Anglican-Episcopal church dispute at a glance

05/17/2014 7:39 PM

05/17/2014 7:40 PM

Who are they? The worldwide Anglican Communion consists of about 80 million people and includes the Episcopal Church USA. The departing theologically conservative people in the United States and Canada call themselves Anglicans.

What’s it about? The San Joaquin diocese, with 47 parishes, split into two factions: The Episcopalians kept about six parish properties and established other small parishes, while the departing Anglicans left the national church with about 40 parishes and the vast majority of the parishioners. There are two parallel San Joaquin dioceses, one Episcopal and one Anglican, and each has its own bishop.

The great divide: The national Episcopal Church became more liberal in its theology, ordaining gay clergy and with national leaders stating that Jesus is not the only way to salvation/heaven and that the Bible is not the inerrant word of God. Hundreds of theologically conservative parishes and four dioceses across the country disagree and decide to leave the national church. Unlike all other major Christian denominations, which have splintered more than once over similar issues, this is the first split of the Episcopal Church.

The argument: The Episcopal Church has sued all departing parishes and dioceses, saying that the property was established to serve as Episcopalian bodies. The Anglicans said the property was held under the bishop’s ownership and that under California’s neutral property laws, the bishop and parishes had the right to leave the national church and take the property with them.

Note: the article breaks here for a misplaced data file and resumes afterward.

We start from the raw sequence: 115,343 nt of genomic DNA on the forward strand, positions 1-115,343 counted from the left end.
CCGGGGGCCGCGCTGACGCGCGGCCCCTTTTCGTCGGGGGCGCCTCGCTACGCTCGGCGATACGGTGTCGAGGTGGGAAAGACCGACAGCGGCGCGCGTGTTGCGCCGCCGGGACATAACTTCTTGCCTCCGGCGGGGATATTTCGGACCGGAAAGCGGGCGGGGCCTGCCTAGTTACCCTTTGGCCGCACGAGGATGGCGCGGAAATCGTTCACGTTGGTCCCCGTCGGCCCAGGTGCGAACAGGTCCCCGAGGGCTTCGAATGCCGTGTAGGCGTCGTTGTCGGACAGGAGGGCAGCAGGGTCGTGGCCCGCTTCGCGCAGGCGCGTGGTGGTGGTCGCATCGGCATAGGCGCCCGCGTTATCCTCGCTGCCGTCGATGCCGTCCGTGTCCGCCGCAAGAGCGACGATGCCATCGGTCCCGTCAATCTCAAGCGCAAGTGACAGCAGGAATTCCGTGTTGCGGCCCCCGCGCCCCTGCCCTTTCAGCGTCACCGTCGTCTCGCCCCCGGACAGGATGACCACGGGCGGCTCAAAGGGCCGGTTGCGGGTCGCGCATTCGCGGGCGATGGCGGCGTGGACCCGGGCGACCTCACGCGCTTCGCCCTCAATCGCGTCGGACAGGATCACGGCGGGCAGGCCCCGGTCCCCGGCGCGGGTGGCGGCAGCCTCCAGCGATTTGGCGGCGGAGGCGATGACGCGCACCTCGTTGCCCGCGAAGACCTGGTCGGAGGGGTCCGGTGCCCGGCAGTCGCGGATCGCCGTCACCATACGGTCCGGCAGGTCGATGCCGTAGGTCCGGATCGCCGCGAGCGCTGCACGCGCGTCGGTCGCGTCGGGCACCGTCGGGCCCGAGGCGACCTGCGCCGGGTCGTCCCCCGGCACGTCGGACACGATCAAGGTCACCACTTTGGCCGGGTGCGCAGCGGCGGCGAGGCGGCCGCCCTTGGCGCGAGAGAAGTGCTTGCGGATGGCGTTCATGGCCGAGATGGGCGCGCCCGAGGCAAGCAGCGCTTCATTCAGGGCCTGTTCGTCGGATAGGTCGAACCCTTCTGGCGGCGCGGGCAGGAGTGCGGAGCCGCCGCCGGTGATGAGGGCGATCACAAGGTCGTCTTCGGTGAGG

By the numbers: The Episcopalian diocese said it has 19 parishes and slightly more than 2,000 parishioners. The Anglicans report 42 parishes with more than 5,000 members and an average Sunday attendance of about 3,000.

Postscript: The Rev. Gene Robinson was installed as Episcopal bishop of New Hampshire in 2003. He was the first openly gay bishop in the Episcopal Church, and his elevation to that post sparked the nationwide split. On May 5, the Episcopal News Service reported that Robinson, now retired, announced that he and his husband, Mark Andrew, are getting a divorce.

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